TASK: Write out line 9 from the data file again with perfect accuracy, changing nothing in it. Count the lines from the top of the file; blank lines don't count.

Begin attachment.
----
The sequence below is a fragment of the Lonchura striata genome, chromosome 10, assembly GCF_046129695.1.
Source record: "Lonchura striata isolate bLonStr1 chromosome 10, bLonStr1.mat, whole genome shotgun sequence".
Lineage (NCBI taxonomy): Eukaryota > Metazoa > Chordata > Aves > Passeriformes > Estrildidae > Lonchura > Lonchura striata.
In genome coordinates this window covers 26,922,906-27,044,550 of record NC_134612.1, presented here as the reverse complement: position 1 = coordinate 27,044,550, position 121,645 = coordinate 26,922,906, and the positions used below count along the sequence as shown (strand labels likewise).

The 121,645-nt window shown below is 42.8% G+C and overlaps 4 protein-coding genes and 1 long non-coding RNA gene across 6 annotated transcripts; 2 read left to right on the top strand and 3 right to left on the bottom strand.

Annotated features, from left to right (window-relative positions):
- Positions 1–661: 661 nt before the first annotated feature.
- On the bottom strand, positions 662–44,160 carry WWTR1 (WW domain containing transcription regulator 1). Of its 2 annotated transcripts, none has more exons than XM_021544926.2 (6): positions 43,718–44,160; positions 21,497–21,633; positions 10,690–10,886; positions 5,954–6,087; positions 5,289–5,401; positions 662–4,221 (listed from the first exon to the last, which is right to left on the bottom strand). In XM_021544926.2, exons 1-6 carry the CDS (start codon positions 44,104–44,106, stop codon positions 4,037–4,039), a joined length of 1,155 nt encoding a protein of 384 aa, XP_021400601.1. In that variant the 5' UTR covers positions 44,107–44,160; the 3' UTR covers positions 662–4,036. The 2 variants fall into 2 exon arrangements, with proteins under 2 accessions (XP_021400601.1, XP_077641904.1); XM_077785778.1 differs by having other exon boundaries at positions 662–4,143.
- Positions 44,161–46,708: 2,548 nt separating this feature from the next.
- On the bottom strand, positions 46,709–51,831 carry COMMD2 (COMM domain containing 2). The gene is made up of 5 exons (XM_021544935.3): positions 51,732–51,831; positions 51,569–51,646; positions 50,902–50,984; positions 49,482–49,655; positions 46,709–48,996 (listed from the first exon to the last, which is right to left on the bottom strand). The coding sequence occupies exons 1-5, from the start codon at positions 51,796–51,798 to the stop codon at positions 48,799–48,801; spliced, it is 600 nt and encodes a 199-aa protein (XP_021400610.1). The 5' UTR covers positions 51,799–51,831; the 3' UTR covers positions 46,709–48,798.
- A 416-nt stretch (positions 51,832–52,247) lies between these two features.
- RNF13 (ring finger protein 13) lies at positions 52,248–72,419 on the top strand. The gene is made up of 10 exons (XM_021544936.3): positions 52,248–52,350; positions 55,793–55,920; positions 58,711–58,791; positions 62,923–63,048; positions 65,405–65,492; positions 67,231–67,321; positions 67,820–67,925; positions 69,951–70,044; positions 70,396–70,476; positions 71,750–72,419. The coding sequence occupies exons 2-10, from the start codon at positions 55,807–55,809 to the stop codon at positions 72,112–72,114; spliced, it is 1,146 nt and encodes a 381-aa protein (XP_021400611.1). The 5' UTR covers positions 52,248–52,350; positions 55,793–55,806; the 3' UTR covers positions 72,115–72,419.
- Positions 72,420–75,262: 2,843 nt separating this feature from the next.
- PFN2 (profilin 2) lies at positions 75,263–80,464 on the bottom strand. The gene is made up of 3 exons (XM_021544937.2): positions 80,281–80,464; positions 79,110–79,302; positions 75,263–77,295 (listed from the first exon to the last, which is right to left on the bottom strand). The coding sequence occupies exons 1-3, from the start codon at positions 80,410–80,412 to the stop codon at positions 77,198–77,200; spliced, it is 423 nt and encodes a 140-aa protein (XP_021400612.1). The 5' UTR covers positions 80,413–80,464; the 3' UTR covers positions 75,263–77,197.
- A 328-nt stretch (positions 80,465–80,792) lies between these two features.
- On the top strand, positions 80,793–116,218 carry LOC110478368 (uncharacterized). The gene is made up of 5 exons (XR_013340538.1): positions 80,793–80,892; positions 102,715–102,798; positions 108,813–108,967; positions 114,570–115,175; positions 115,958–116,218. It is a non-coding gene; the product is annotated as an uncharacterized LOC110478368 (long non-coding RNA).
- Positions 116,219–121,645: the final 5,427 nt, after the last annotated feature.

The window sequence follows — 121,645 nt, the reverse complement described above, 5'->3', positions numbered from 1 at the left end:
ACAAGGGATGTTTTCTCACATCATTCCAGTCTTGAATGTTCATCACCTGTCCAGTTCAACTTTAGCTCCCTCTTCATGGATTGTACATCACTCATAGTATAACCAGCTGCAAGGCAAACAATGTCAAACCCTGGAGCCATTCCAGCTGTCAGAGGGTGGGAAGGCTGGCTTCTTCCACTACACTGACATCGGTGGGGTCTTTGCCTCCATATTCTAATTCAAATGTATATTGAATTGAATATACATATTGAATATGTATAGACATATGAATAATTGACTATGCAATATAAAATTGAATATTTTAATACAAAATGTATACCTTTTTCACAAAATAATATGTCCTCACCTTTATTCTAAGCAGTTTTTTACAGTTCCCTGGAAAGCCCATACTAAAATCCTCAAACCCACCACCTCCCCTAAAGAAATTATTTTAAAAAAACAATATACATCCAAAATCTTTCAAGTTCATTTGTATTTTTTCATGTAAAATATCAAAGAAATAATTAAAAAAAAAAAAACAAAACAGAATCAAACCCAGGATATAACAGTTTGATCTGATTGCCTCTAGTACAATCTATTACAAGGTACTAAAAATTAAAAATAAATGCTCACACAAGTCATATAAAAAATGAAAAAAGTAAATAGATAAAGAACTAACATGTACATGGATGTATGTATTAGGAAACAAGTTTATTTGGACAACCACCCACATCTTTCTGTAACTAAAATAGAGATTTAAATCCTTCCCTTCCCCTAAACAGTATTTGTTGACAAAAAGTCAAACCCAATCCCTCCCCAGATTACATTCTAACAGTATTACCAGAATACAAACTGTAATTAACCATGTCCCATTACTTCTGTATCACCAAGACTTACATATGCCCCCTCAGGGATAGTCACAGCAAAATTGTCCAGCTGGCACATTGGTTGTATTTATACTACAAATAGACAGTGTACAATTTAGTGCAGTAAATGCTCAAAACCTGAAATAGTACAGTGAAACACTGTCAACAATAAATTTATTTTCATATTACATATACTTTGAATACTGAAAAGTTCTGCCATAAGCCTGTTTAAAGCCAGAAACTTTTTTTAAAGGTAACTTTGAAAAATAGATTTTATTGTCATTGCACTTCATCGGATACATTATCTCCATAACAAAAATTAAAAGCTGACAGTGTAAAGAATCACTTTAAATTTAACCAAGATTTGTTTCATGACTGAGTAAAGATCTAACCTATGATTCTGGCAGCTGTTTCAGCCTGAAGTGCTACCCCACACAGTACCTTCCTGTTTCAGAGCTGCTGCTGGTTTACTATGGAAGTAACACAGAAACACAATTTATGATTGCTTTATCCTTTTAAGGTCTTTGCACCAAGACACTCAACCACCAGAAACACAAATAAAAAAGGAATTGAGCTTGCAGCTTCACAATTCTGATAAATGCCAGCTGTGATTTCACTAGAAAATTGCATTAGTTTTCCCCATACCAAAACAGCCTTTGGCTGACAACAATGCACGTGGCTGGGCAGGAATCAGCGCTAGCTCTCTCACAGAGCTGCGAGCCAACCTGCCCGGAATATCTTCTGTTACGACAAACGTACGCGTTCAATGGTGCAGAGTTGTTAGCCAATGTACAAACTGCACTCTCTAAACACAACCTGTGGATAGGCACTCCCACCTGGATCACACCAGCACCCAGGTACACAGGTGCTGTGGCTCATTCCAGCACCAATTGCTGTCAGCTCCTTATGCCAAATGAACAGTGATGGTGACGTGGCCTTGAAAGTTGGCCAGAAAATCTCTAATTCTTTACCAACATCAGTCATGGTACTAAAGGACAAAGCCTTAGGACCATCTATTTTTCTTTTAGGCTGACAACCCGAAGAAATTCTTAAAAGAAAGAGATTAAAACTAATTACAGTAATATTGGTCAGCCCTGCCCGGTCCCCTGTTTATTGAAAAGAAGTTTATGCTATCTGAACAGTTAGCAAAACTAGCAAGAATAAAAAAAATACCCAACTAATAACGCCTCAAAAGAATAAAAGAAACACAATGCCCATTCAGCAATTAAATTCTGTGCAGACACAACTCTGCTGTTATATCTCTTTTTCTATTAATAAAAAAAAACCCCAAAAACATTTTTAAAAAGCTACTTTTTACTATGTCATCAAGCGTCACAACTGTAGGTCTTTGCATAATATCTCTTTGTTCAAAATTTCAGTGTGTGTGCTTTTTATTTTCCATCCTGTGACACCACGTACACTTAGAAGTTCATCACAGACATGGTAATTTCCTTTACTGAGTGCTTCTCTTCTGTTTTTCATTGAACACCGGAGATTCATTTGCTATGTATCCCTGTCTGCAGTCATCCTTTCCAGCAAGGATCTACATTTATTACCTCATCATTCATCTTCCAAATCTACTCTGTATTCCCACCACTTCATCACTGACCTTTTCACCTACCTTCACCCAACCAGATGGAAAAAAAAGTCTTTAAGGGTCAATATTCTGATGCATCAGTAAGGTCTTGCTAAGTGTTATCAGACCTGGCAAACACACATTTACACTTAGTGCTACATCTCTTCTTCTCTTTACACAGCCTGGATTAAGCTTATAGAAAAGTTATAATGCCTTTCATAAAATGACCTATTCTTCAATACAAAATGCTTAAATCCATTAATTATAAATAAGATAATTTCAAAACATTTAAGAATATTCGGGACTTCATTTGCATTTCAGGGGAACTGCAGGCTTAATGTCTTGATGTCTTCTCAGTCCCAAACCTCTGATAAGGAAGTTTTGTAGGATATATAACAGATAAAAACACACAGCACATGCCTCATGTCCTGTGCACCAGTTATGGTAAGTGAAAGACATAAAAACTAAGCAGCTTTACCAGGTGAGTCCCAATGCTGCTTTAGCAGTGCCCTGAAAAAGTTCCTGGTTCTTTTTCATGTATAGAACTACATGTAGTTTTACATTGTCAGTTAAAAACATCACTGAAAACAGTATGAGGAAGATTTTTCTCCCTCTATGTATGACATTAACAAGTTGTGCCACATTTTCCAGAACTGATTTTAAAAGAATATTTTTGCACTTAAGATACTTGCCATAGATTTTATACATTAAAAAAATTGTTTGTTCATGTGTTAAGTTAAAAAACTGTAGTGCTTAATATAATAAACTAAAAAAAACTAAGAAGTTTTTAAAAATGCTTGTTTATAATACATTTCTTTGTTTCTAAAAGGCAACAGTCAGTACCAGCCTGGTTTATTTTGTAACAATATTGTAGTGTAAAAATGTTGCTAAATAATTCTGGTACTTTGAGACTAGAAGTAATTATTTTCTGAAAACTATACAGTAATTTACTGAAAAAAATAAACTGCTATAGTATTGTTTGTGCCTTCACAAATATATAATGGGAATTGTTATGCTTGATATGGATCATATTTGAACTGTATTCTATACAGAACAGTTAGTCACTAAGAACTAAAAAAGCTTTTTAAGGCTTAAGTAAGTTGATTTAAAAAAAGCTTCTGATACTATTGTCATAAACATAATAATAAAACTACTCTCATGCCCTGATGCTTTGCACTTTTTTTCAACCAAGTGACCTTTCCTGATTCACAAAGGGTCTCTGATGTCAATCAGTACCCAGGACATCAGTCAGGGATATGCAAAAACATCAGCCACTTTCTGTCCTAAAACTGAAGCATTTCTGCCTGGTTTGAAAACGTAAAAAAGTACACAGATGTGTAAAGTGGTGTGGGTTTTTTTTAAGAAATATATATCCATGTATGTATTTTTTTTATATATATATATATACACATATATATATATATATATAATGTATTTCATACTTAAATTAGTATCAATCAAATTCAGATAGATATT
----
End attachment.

- Positions 44,161–46,708: 2,548 nt separating this feature from the next.